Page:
Dell, Intel and pal pump $10m into OpenStack biz Mirantis
Chip titan and Chinese sugar daddy help bankroll PC giant's cloud dream
Michael Dell’s computer giant, Intel and WestSummit have joined forces to inject a new open-source cloud vendor with $10m so that the startup can develop and sell its delayed OpenStack public cloud.
The investment arms of the three tech giants - Dell Ventures, Intel Capital and China-based WestSummit Capital - awarded the cash to Mirantis, an engineering outfit with 30 OpenStack deployments under its belt. Mirantis customers include Hewlett-Packard, NASA, Gap, PayPal and AT&T.
Mirantis had been working with Dell “on a number" of OpenStack customer engagements with Dell for 18 months so there is an element of self-interest at play for the computer giant and aspiring OpenStack service supplier.
“This was a logical extension of this relationship,” Mirantis co-founder and executive vice-president Boris Renski told The Reg of the funding. “We will have a more formal relationship going ahead – Dell will use us in their channels to sell OpenStack. Dell has [also] announced they are building Dell public cloud on OpenStack – we are the company building the cloud for them.”
Nnamdi Orakwue, vice-president of Dell Cloud, said in a statement: “The partnership with Mirantis demonstrates our commitment to the community and our goal of becoming a leading contributor to OpenStack.”
The $10m joint investment will be spent on expanding R&D, including the development of a library of pre-packaged APIs to deploy and manage OpenStack that Mirantis might release commercially. It’ll also pay for 15 of the company’s 90 engineers to contribute to the OpenStack project – up from four.
Dell had promised an "open source cloud" in 2012 and another one based on Microsoft Azure before the end of the year. Dell’s OpenStack cloud is now expected by the end of 2013, but there’s no word on the coming of Dell’s Azure cloud.
Dell is now behind HP, who launched its Cloud Compute OpenStack service in December.
Mirantis is working with Dell on requirements and specifications for its OpenStack cloud and on architecture and coding. Renski reckoned Dell's deployment is relatively simple because Dell is swallowing what he called the OpenStack “trunk” – compute, storage, block storage and quantum networking.
He said there's no reason from a technology perspective for the rollout to slow down, given that Dell has gone with the "trunk", but he did talk about a few hurdles that the firm was anticipating and dealing with along with some other unexpected challenges.
On the "anticipated hurdles" side, he cited the complexity that often results when the software meets the hardware, as drivers must be written to work with the different metal.
What's going on under the bonnet?
“You get peculiarities that relate to the underlying hardware architecture, such as what hardware are you using for storage? If it's for Dell, then you need to build logic drivers and a deployment topology – single or multiple controllers, controllers with self-healing etc. Those map on to the hardware architecture and have to work,” Renski said. “This is where complexities come.”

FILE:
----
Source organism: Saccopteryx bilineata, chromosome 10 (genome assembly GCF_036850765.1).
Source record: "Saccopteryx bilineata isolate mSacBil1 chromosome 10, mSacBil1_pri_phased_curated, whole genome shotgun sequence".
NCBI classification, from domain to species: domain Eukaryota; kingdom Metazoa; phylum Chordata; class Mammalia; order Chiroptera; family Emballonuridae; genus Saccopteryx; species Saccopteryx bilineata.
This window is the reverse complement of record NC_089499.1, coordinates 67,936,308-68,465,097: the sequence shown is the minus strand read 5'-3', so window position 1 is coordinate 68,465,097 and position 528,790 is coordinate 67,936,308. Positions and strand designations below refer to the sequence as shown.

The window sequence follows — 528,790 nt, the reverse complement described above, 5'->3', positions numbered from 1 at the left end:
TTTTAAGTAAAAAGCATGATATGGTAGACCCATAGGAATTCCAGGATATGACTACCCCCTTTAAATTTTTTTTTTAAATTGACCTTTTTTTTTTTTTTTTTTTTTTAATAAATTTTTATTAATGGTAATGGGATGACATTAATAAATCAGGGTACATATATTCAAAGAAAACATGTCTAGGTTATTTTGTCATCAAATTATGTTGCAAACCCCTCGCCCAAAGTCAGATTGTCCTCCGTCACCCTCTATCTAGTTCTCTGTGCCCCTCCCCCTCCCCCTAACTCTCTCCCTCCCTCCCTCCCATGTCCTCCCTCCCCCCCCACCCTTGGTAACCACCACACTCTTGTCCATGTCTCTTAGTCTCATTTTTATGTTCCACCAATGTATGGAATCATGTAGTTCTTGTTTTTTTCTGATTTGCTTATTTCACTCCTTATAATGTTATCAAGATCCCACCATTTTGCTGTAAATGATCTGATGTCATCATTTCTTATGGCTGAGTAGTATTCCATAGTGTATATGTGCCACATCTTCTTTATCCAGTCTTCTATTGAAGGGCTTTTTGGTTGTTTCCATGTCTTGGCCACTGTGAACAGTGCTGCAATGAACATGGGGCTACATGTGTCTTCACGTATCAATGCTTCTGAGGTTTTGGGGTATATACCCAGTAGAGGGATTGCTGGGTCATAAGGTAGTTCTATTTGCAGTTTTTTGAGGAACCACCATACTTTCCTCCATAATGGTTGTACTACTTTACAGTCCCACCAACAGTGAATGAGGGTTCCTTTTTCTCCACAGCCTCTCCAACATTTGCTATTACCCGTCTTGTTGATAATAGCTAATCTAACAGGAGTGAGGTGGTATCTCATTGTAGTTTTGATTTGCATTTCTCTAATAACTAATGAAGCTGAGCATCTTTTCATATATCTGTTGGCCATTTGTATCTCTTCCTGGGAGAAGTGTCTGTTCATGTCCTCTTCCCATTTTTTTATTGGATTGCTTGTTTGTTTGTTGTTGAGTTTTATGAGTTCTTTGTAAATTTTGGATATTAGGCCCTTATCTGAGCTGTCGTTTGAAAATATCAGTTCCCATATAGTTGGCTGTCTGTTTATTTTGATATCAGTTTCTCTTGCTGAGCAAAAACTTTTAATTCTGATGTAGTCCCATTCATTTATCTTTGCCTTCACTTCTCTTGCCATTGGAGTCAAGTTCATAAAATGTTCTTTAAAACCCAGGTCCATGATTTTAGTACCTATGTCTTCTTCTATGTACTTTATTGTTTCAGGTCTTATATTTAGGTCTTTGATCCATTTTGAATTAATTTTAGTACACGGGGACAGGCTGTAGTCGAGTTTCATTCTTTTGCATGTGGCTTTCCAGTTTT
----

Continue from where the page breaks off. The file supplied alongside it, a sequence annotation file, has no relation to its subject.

This is a big challenge, particularly given that Dell’s strategy on the cloud mirrors its trademark policy on the PC and server: giving customer choice and customisation options.
Dell’s plan is to make OpenStack available on its hardware with support for a variety of components that can be configured according to preference. Users will then host OpenStack on Dell hardware in their data centre and head over to the Dell cloud when there’s a need for additional compute or storage.
The great unexpected, however, will descend once Dell's cloud rolls out and updates to Folsom are needed. Folsom is the latest version of OpenStack; Dell's computer, server and cloud rival HP released Cloud Compute on the older Essex release of OpenStack. HP plans to update to Folsom.
Updates are a big one, because while many issues can be foreseen in the planning phase and during testing in the labs, other unexpected issues can crop up in a live environment. This, Renski reckons, is what gives him the fear.
“Once you launch to the public you want to keep the cloud and sync with the upstream code base and not disrupt the loads running. Few people have had experience with that, including us, and we anticipate some challenges down the road,” Renski said.
“We’ve done this kind of stuff at the lab level, but when you work at scale you never know what’s going to pop out. Unless the methodology to do the upgrade has been done at scale across the industry, you can get things that you aren’t expecting.”
Dell’s cloud will sit on 1,000 nodes at three data centres; it’s being developed on Ubuntu and is expected to support Ubuntu, with CentOS, SuSE, Red Hat and Windows as guests. A thousand nodes might not sound big in terms of Google of Facebook, but Renski reckons the nodes aren’t the immediate goal.
“We’ve done 1,000 node implementations before: it’s a manageable scale. The goal is not get that up to 2,000 nodes, it’s to get it to work at 100 nodes with the proper mix of features and have all the features,” Renski said. ®